The USDA is recommending a diet consisting of lean protein as opposed to other kinds of protein. Here are some recommendations on how to choose that lean protein and how to keep it safe.
What to look for on the Food Label:
- Check the Nutrition Facts label for the saturated fat,trans fat, cholesterol, and sodium content of packaged foods.
- Processed meats such as hams, sausages, frankfurters, and luncheon or deli meats have added sodium. Check the ingredient and Nutrition Facts label to help limit sodium intake.
- Fresh chicken, turkey, and pork that have been enhanced with a salt-containing solution also have added sodium. Check the product label for statements such as “self-basting” or “contains up to __% of __.”
- Lower fat versions of many processed meats are available. Look on the Nutrition Facts label to choose products with less fat and saturated fat.
Keep it safe to eat:
- Separate raw, cooked and ready-to-eat foods.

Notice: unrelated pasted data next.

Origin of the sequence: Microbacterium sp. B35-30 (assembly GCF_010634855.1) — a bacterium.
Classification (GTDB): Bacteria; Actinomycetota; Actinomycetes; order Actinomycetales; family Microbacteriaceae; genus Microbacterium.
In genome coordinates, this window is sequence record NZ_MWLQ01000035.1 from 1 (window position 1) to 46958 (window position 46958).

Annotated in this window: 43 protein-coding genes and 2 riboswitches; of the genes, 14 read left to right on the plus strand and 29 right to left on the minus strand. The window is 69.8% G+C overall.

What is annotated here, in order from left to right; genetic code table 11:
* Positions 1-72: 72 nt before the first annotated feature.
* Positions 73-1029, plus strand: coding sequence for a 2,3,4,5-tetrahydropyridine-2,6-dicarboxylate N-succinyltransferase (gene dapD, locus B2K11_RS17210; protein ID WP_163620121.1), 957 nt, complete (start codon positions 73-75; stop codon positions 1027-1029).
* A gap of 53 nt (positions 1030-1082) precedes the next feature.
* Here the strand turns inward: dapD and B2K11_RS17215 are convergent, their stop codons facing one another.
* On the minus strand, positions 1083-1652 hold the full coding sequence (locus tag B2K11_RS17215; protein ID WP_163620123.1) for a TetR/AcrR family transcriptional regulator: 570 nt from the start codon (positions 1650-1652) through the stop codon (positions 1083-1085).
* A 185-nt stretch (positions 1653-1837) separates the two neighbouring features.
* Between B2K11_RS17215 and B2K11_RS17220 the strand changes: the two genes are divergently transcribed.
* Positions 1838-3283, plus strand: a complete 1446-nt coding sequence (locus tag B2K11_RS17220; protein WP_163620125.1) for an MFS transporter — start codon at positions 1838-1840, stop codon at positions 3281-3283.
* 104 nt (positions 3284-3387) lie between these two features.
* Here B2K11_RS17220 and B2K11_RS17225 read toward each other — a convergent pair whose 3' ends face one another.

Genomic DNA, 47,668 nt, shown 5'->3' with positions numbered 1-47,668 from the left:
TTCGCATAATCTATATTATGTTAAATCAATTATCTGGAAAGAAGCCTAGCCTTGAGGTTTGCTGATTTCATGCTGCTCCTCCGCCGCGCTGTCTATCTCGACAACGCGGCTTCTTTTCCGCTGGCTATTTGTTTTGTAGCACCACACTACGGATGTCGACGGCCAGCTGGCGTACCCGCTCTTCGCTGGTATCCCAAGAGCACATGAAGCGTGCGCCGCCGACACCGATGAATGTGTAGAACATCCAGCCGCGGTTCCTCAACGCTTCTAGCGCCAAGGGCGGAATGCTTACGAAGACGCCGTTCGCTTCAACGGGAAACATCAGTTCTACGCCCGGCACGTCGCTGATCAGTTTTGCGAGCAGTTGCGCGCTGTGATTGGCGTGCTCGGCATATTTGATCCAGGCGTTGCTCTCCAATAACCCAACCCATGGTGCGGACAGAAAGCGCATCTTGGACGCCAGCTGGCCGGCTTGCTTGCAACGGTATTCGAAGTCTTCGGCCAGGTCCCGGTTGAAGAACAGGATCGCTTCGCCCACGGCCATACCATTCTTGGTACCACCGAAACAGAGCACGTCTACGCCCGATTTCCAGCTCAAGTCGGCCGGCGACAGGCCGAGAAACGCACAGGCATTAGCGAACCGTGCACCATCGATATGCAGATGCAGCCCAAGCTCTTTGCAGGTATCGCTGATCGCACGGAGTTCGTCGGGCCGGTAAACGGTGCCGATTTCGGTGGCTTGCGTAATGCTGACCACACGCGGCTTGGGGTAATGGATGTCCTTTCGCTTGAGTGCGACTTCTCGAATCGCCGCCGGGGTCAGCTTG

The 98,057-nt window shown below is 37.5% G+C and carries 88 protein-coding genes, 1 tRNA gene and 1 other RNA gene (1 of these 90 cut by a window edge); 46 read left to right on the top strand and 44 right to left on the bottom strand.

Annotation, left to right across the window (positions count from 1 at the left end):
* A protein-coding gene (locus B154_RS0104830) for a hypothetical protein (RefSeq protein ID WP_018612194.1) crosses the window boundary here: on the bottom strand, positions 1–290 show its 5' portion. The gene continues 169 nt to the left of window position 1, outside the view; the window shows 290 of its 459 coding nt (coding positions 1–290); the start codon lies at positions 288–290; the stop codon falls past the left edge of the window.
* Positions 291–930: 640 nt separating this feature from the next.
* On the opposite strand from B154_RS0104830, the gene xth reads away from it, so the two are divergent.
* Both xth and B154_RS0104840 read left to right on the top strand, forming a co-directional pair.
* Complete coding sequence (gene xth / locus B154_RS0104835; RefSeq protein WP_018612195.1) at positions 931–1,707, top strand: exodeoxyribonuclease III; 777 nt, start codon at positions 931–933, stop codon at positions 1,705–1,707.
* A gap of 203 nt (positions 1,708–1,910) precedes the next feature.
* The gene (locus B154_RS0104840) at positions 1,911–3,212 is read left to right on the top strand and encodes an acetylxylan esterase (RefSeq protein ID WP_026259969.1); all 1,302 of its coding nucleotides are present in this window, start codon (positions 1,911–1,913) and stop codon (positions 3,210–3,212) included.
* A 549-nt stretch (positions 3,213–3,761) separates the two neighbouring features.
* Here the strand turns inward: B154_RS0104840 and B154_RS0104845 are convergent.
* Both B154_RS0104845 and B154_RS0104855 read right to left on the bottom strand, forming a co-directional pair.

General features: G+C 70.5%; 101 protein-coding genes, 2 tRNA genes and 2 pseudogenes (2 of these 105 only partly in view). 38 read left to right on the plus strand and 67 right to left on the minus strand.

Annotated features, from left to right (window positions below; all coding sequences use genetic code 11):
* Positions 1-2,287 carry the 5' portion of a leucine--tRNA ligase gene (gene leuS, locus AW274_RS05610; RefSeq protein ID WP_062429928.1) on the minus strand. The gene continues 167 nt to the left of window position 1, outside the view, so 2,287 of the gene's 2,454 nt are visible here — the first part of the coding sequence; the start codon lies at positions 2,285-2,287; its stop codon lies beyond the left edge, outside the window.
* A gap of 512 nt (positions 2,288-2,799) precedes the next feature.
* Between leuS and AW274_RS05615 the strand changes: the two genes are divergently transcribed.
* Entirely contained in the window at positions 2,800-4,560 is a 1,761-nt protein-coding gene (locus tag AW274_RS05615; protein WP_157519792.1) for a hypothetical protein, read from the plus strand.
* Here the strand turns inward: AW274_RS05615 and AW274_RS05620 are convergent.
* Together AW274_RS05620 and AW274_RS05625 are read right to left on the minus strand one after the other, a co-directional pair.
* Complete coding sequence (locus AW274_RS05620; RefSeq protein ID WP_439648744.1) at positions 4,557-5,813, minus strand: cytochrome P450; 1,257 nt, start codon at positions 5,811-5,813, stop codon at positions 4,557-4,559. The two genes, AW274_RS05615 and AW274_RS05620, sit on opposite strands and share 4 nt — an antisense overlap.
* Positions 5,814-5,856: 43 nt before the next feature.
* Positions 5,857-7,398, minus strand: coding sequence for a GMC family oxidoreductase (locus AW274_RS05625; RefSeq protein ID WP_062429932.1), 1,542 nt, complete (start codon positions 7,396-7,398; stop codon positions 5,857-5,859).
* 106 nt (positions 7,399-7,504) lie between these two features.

- Do not wash or rinse meat or poultry.
- Wash cutting boards, knives, utensils and counter tops in hot soapy water after preparing each food item and before going on to the next one.
- Store raw meat, poultry and seafood on the bottom shelf of the refrigerator so juices don’t drip onto other foods.
- Cook foods to a safe temperature to kill microorganisms. Use a meat thermometer, which measures the internal temperature of cooked meat and poultry, to make sure that the meat is cooked all the way through.
- Chill (refrigerate) perishable food promptly and defrost foods properly. Refrigerate or freeze perishables, prepared food and leftovers within two hours.
- Plan ahead to defrost foods. Never defrost food on the kitchen counter at room temperature. Thaw food by placing it in the refrigerator, submerging air-tight packaged food in cold tap water (change water every 30 minutes), or defrosting on a plate in the microwave.
- Avoid raw or partially cooked eggs or foods containing raw eggs and raw or undercooked meat and poultry.
- Women who may become pregnant, pregnant women, nursing mothers, and young children should avoid some types of fish and eat types lower in mercury. Seewww.cfsan.fda.gov/~dms/admehg3.html or call 1-888-SAFEFOOD for more information.
poshonabudget.com is a partner to the USDA/CNPP Nutrition Communicators Network
Related Posts Just for You